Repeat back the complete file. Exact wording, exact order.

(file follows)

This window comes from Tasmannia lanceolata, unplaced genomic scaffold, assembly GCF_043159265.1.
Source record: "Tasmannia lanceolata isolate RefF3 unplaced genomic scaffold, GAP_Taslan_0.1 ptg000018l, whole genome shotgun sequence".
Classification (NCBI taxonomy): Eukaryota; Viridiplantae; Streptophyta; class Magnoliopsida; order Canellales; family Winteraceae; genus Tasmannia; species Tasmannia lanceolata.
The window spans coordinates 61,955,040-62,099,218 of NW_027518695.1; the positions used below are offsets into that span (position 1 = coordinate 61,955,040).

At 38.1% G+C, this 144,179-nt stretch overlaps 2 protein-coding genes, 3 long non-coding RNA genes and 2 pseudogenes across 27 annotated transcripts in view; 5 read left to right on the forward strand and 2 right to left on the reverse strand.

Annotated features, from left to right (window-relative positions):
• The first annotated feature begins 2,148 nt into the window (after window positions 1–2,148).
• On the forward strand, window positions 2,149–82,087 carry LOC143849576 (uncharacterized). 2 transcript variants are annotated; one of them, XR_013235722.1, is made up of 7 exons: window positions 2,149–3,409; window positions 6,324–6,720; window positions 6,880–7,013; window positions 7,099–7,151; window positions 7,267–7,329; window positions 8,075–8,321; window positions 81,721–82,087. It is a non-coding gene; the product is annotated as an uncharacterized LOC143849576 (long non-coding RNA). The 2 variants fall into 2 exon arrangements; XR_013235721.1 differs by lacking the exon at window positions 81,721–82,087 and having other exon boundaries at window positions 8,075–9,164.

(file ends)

This window comes from Tasmannia lanceolata, unplaced genomic scaffold, assembly GCF_043159265.1.
Source record: "Tasmannia lanceolata isolate RefF3 unplaced genomic scaffold, GAP_Taslan_0.1 ptg000018l, whole genome shotgun sequence".
Classification (NCBI taxonomy): Eukaryota; Viridiplantae; Streptophyta; class Magnoliopsida; order Canellales; family Winteraceae; genus Tasmannia; species Tasmannia lanceolata.
The window spans coordinates 61,955,040-62,099,218 of NW_027518695.1; the positions used below are offsets into that span (position 1 = coordinate 61,955,040).

At 38.1% G+C, this 144,179-nt stretch overlaps 2 protein-coding genes, 3 long non-coding RNA genes and 2 pseudogenes across 27 annotated transcripts in view; 5 read left to right on the forward strand and 2 right to left on the reverse strand.

Annotated features, from left to right (window-relative positions):
• The first annotated feature begins 2,148 nt into the window (after window positions 1–2,148).
• On the forward strand, window positions 2,149–82,087 carry LOC143849576 (uncharacterized). 2 transcript variants are annotated; one of them, XR_013235722.1, is made up of 7 exons: window positions 2,149–3,409; window positions 6,324–6,720; window positions 6,880–7,013; window positions 7,099–7,151; window positions 7,267–7,329; window positions 8,075–8,321; window positions 81,721–82,087. It is a non-coding gene; the product is annotated as an uncharacterized LOC143849576 (long non-coding RNA). The 2 variants fall into 2 exon arrangements; XR_013235721.1 differs by lacking the exon at window positions 81,721–82,087 and having other exon boundaries at window positions 8,075–9,164.